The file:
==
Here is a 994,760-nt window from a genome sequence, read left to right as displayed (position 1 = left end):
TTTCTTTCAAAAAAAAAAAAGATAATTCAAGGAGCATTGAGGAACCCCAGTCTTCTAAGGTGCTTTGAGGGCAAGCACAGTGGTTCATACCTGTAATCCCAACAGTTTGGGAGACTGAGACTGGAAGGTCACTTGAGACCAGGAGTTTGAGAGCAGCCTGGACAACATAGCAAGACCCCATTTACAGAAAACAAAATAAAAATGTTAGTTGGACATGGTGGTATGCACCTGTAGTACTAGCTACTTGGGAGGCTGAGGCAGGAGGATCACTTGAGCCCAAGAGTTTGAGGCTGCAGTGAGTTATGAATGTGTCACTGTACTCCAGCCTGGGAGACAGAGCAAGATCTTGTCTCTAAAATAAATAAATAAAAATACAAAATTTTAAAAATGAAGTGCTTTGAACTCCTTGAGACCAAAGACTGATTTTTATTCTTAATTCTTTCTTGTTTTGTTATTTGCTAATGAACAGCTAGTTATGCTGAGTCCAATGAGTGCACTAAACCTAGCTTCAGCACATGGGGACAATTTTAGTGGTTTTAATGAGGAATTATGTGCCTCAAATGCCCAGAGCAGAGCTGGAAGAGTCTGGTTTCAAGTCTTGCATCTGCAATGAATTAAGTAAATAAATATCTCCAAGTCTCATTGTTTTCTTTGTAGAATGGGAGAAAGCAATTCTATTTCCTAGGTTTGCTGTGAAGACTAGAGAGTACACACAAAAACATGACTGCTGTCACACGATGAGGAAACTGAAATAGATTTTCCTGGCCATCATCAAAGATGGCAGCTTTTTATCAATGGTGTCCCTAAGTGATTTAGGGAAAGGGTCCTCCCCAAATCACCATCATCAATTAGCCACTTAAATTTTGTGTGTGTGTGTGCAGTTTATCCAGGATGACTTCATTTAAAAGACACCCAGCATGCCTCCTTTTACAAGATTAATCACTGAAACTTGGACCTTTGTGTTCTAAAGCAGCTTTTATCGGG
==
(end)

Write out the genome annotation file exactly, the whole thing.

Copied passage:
Here is a 994,760-nt window from a genome sequence, read left to right as displayed (position 1 = left end):
TTTCTTTCAAAAAAAAAAAAGATAATTCAAGGAGCATTGAGGAACCCCAGTCTTCTAAGGTGCTTTGAGGGCAAGCACAGTGGTTCATACCTGTAATCCCAACAGTTTGGGAGACTGAGACTGGAAGGTCACTTGAGACCAGGAGTTTGAGAGCAGCCTGGACAACATAGCAAGACCCCATTTACAGAAAACAAAATAAAAATGTTAGTTGGACATGGTGGTATGCACCTGTAGTACTAGCTACTTGGGAGGCTGAGGCAGGAGGATCACTTGAGCCCAAGAGTTTGAGGCTGCAGTGAGTTATGAATGTGTCACTGTACTCCAGCCTGGGAGACAGAGCAAGATCTTGTCTCTAAAATAAATAAATAAAAATACAAAATTTTAAAAATGAAGTGCTTTGAACTCCTTGAGACCAAAGACTGATTTTTATTCTTAATTCTTTCTTGTTTTGTTATTTGCTAATGAACAGCTAGTTATGCTGAGTCCAATGAGTGCACTAAACCTAGCTTCAGCACATGGGGACAATTTTAGTGGTTTTAATGAGGAATTATGTGCCTCAAATGCCCAGAGCAGAGCTGGAAGAGTCTGGTTTCAAGTCTTGCATCTGCAATGAATTAAGTAAATAAATATCTCCAAGTCTCATTGTTTTCTTTGTAGAATGGGAGAAAGCAATTCTATTTCCTAGGTTTGCTGTGAAGACTAGAGAGTACACACAAAAACATGACTGCTGTCACACGATGAGGAAACTGAAATAGATTTTCCTGGCCATCATCAAAGATGGCAGCTTTTTATCAATGGTGTCCCTAAGTGATTTAGGGAAAGGGTCCTCCCCAAATCACCATCATCAATTAGCCACTTAAATTTTGTGTGTGTGTGTGCAGTTTATCCAGGATGACTTCATTTAAAAGACACCCAGCATGCCTCCTTTTACAAGATTAATCACTGAAACTTGGACCTTTGTGTTCTAAAGCAGCTTTTATCGGG